According to the 6th aspect of the present invention, in the information communication device according to the 5th aspect, it is preferred that: the information communication device is a camera; and the packet generation unit generates a packet that includes, before the timing data, data that specifies a time period over which a shutter of the camera is fully opened.

According to the 7th aspect of the present invention, in the information communication device according to the 1st aspect, it is preferred that: the information communication device is a camera; the external device is an electronic flash unit; if a mode of the camera is set to a rear curtain sync mode in which the electronic flash unit is caused to emit light directly before a travel of a rear curtain of the shutter, the packet generation unit generates a light emission command packet that specifies a first light emission command without including the timing data; and the transmission control unit causes the transmitting unit to transmit the light emission command packet, before the travel of the rear curtain of the shutter.

According to the 8th aspect of the present invention, in the information communication device according to the 1st aspect, it is preferred that: the external device is an electronic flash unit; and the transmission control unit changes a packet transmission start timing, according to the light emission mode in which the electronic flash unit is caused to perform emission of light.

According to the 9th aspect of the present invention, in the information communication device according to the 4th aspect, it is preferred that the packet generation unit generates a packet that includes check data, after the command data and before the timing data, for checking data included in the packet.

According to the 10th aspect of the present invention, in the information communication device according to the 1st aspect, it is preferred that: the information communication device is a camera; the external device is an electronic flash unit; the start timing of the processing related to photography is a timing at which the camera starts photometry, and a timing of a start of a preliminary emission of light that the electronic flash unit performs before a main emission of light; and there is further provided a processing execution unit that starts photometry at the start timing of the processing related to photography.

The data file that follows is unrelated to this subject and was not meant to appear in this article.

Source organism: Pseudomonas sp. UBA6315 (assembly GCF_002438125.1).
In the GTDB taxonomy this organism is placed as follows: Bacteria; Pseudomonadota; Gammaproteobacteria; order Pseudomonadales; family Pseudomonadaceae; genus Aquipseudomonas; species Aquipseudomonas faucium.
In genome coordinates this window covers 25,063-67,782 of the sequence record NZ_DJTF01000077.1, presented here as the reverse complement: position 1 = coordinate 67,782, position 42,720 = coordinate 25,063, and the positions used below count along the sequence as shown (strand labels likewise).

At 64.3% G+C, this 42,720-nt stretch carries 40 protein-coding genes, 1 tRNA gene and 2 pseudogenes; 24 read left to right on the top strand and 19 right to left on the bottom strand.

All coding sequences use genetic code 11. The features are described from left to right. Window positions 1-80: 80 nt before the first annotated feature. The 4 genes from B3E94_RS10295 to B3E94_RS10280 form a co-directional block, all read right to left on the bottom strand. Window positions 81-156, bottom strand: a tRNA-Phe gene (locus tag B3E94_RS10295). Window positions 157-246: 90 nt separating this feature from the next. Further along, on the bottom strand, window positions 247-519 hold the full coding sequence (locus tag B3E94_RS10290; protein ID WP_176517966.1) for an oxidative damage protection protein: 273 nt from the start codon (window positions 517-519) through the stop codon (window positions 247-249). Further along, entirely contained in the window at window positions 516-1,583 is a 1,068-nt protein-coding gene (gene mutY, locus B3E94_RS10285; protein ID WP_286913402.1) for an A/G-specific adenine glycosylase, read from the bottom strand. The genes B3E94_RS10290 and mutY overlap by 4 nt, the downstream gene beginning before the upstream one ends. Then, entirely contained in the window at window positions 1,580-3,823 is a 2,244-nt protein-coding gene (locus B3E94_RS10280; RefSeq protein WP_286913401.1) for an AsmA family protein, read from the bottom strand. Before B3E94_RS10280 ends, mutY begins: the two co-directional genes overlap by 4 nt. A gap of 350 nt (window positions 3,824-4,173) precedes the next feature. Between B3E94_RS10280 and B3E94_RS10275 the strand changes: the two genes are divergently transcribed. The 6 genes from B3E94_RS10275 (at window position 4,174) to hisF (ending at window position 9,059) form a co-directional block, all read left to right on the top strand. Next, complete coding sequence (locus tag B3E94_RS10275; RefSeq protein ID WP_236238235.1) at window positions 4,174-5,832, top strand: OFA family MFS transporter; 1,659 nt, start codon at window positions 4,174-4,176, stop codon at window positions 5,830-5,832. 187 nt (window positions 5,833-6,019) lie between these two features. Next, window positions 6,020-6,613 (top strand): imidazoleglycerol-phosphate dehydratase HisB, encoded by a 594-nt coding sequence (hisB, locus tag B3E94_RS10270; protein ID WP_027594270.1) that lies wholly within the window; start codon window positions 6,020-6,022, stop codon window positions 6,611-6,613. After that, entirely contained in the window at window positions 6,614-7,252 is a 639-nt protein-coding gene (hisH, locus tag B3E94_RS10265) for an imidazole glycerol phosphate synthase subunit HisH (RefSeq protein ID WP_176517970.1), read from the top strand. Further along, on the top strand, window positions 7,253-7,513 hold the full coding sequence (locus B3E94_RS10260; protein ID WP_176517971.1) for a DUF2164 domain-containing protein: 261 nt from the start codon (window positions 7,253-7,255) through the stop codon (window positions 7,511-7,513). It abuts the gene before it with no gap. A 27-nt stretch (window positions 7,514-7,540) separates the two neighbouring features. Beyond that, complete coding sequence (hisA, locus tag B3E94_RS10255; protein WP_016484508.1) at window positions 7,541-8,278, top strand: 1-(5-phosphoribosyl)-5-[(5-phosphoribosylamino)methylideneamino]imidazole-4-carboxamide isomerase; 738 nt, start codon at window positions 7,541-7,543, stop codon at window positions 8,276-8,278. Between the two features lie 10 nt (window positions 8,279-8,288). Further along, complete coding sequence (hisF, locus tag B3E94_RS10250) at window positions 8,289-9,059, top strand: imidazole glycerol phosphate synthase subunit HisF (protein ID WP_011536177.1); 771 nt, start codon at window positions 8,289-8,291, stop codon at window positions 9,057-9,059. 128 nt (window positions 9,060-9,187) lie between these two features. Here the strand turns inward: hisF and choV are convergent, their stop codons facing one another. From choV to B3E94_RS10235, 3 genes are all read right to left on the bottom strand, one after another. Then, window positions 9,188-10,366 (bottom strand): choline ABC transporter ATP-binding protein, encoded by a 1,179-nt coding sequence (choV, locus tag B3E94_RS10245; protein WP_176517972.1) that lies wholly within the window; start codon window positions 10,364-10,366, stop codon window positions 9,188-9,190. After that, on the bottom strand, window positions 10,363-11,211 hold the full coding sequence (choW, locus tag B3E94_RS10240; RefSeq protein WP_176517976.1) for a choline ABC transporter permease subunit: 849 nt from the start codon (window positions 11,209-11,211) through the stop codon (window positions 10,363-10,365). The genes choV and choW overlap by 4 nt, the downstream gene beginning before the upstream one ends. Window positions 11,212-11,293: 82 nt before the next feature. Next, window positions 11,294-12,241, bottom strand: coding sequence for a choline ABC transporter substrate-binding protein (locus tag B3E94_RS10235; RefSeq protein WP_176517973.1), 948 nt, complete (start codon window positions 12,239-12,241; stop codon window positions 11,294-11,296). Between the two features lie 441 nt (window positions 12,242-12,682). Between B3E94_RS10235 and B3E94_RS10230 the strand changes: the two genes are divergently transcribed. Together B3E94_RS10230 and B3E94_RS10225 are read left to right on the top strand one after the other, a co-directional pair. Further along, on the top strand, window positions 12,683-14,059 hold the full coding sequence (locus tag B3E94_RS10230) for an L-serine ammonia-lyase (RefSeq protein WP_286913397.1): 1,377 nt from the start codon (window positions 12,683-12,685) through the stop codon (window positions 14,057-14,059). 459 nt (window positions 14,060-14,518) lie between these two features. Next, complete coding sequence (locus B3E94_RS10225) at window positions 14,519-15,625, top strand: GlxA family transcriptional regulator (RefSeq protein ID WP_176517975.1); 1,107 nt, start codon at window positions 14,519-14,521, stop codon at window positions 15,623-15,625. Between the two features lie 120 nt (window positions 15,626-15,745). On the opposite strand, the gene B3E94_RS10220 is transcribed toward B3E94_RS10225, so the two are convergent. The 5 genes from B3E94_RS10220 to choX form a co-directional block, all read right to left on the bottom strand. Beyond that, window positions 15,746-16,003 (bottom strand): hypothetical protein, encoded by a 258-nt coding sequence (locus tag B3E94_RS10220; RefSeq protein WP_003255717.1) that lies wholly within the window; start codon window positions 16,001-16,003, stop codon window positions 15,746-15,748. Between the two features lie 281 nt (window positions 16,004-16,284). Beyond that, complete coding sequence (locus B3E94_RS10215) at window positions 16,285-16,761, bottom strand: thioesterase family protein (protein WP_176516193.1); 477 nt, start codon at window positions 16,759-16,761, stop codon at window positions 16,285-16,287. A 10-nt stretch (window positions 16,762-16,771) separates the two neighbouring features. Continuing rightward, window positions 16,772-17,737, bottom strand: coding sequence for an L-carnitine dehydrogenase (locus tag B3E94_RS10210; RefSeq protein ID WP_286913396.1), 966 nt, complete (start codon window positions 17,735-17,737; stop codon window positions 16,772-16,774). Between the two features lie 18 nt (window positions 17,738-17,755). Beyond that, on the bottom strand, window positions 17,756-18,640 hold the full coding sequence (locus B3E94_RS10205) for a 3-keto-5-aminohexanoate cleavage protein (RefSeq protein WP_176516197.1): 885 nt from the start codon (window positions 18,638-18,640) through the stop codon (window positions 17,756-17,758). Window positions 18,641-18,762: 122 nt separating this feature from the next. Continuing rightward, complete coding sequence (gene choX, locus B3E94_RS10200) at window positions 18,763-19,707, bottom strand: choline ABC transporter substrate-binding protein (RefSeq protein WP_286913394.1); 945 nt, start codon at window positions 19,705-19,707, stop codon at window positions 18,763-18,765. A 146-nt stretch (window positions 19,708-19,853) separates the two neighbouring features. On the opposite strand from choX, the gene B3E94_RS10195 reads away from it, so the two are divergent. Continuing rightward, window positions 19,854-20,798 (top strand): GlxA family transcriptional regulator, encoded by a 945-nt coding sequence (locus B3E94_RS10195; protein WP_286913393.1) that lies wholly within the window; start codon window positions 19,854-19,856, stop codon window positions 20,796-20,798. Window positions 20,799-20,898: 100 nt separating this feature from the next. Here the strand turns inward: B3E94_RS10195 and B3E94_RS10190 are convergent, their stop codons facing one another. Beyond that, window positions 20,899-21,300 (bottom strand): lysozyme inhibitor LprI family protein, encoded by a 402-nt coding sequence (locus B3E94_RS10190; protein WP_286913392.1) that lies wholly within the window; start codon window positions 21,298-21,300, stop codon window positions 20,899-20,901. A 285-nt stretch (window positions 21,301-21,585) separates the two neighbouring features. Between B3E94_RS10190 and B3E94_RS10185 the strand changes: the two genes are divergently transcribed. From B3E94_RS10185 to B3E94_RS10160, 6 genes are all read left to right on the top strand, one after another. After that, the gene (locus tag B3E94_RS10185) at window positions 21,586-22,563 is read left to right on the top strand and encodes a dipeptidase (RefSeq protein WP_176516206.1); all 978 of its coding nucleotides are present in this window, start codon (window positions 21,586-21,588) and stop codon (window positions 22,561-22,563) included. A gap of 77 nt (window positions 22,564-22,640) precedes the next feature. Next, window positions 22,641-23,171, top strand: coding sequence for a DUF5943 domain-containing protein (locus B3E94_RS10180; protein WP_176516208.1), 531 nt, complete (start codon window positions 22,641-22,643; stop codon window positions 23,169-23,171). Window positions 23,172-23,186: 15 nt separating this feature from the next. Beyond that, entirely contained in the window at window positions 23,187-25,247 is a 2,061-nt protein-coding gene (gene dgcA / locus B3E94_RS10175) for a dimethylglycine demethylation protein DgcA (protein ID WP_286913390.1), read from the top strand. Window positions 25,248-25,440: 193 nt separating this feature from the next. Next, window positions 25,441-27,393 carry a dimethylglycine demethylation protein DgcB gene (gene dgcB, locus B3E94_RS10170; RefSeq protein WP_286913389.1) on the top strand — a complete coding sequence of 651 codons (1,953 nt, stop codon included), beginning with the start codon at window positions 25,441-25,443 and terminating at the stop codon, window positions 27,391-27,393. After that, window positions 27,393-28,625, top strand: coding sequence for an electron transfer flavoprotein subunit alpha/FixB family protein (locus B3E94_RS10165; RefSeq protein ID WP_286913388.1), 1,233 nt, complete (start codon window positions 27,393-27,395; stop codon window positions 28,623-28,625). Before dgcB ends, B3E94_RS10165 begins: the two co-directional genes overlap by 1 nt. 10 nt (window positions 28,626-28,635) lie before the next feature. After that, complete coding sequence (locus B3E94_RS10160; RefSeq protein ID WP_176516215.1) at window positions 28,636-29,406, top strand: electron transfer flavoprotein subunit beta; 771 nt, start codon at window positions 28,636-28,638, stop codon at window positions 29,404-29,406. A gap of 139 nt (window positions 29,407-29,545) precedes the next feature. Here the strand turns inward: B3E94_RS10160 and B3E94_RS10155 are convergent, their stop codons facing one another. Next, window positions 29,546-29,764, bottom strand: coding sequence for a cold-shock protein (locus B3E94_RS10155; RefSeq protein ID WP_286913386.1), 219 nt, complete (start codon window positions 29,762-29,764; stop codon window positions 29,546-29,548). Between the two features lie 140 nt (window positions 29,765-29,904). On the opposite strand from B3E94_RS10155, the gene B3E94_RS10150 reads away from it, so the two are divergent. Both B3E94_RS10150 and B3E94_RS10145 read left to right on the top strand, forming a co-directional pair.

According to the 11th aspect of the present invention, in the information communication device according to the 1st aspect, it is preferred that: the information communication device is a camera; the external device is an external camera that is connected by wireless to the camera; a timing of processing related to photography is a timing at which a shutter of the camera is opened, and a timing at which a shutter of the external camera is opened; and there is further provided a processing execution unit that opens the shutter at the start timing of the processing related to photography.

According to the 12th aspect of the present invention, in the information communication device according to the 1st aspect, it is preferred that if a plurality of the external devices are present, the packet generation unit generates a packet including, before the timing data, information for specifying any one of the external devices individually, or information for specifying all of the external devices together.

According to the 13th aspect of the present invention, in the information communication device according to the 1st aspect, it is preferred that if a plurality of the external devices are present, the packet generation unit generates a packet including, before the timing data, control information for controlling each of the external devices individually within the packet.

According to the 14th aspect of the present invention, in the information communication device according to the 1st aspect, it is preferred that: the external device is an electronic flash unit; and there is further provided a request unit that requests the electronic flash unit to transmit a packet including information that specifies a state of affairs during light emission.

According to the 15th aspect of the present invention, in the information communication device according to the 14th aspect, it is preferred that the information that specifies the state of affairs during light emission is at least one of information that specifies that the electronic flash unit has performed full light emission, and information related to a difference between a target amount of light during light emission and an actual amount of light emitted.